acrolect

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English[edit]

Etymology[edit]

acro- (tip; peak) +‎ -lect, coined by William Alexander Stewart in 1965.

Pronunciation[edit]

Noun[edit]

acrolect (plural acrolects)

  1. (sociolinguistics) The variety of speech that is considered most suitable for formal occasions (typically using only standard forms).
    Coordinate terms: mesolect, basilect
    • 1994, Michael Montgomery, The Crucible of Carolina, University of Georgia Press (→ISBN), page 60:
      In one dimension change is directed toward the acrolect, the “typical” change in the creole continuum.
    • 2013, Allan Bell, The Guidebook to Sociolinguistics, John Wiley & Sons (→ISBN), page 83:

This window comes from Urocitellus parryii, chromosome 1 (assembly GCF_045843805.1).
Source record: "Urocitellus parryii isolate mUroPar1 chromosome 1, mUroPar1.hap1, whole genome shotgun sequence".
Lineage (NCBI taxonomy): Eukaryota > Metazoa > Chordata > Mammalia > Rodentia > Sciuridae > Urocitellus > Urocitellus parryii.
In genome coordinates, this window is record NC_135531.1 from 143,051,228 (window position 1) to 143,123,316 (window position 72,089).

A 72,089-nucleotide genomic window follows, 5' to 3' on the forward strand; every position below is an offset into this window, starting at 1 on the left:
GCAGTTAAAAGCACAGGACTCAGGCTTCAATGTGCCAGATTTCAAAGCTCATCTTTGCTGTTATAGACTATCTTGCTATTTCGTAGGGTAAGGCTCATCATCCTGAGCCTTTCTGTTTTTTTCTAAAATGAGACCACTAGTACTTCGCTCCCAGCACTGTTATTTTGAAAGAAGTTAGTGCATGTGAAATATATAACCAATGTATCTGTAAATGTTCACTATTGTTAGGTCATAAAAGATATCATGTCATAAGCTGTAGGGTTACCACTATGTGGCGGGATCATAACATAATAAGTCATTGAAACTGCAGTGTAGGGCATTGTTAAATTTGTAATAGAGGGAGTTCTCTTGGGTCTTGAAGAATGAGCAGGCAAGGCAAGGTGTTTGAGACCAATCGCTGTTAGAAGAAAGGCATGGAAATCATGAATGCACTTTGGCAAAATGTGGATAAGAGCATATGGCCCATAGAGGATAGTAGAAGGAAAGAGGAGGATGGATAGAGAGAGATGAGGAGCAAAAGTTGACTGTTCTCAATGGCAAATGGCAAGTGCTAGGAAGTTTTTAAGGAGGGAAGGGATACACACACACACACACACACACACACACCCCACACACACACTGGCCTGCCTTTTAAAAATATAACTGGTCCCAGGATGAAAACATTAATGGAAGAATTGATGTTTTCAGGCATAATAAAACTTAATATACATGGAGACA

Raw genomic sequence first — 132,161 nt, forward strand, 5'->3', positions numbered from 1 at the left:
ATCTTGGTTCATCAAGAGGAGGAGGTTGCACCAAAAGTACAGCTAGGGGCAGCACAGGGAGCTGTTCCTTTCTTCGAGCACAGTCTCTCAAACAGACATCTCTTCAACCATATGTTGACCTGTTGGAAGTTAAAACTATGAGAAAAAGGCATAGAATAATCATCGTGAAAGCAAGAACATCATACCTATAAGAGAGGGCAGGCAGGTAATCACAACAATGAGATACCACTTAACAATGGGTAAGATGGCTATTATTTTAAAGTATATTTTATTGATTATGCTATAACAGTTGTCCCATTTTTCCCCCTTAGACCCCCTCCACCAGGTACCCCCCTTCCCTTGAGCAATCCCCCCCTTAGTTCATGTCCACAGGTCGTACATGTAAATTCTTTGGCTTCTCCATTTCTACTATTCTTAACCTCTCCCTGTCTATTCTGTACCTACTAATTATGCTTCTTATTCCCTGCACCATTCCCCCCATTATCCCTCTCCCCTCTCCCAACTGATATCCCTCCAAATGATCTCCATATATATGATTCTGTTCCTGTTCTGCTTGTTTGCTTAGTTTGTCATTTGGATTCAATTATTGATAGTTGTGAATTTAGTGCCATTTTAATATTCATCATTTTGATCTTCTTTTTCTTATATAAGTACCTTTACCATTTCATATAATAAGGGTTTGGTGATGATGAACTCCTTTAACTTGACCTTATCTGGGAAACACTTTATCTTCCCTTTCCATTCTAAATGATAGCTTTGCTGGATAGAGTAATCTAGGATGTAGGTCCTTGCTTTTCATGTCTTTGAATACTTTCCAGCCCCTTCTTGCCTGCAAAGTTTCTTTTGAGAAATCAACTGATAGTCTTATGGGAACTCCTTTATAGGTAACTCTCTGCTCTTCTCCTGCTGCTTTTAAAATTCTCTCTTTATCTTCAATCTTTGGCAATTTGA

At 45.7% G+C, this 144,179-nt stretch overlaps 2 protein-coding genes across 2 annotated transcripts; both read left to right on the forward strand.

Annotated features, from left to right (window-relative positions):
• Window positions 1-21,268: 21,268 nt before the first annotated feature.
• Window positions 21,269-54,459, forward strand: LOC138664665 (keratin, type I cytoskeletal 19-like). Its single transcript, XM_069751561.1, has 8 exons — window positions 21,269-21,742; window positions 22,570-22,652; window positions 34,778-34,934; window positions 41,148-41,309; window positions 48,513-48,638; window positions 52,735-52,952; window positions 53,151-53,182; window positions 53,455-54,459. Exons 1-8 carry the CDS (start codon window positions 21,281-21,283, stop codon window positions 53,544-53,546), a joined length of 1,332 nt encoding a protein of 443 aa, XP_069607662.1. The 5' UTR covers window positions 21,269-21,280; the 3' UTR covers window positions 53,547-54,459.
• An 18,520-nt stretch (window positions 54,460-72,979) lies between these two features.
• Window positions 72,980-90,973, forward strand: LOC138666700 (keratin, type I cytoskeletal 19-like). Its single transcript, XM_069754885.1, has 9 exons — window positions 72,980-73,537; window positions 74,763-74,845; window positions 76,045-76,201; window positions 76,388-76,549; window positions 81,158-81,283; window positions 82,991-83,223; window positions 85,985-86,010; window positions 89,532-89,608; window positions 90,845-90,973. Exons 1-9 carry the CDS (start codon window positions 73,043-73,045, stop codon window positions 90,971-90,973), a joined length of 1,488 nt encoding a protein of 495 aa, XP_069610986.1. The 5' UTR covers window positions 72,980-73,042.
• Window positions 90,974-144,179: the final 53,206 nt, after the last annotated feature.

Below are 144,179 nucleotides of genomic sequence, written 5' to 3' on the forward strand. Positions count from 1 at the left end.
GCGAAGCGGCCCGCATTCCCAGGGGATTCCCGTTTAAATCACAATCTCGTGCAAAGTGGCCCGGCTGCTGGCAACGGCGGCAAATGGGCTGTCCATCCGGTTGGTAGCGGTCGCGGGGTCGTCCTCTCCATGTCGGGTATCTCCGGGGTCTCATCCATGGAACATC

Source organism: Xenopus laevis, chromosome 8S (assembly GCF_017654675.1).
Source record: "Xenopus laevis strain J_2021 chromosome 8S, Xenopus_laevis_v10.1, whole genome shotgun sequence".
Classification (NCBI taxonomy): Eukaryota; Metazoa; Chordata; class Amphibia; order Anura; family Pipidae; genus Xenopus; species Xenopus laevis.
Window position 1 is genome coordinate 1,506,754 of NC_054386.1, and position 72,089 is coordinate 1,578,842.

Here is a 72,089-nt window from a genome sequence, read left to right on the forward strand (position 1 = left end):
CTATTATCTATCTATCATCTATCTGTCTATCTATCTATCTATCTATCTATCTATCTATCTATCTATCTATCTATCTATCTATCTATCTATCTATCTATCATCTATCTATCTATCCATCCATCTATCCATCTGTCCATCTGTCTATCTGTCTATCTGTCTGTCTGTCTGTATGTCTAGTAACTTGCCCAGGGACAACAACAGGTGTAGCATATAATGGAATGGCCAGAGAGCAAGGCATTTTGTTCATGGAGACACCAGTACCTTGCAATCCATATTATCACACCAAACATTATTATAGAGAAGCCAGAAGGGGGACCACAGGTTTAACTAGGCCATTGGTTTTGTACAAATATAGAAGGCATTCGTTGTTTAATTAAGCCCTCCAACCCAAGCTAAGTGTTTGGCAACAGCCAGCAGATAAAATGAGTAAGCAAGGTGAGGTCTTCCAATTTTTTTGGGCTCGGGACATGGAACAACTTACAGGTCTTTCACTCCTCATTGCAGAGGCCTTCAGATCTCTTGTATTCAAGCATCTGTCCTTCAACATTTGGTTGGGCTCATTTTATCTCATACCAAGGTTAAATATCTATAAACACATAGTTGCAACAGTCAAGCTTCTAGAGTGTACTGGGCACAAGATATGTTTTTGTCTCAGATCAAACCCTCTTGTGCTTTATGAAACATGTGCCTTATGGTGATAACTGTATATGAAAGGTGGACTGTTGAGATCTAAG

At the other end of the continuum is the most standard speech, the acrolect. In between is a gradient of forms with many successive levels, the mesolects.

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Dutch[edit]

Etymology[edit]

Borrowed from English acrolect.

Pronunciation[edit]

  • IPA(key): /ˌaː.kroːˈlɛkt/
  • Hyphenation: acro‧lect
  • Rhymes: -ɛkt

Noun[edit]

acrolect n (plural acrolecten, diminutive acrolectje n)

  1. the acrolect; the high-prestige register of a language, mainly used in formal settings
    Antonym: basilect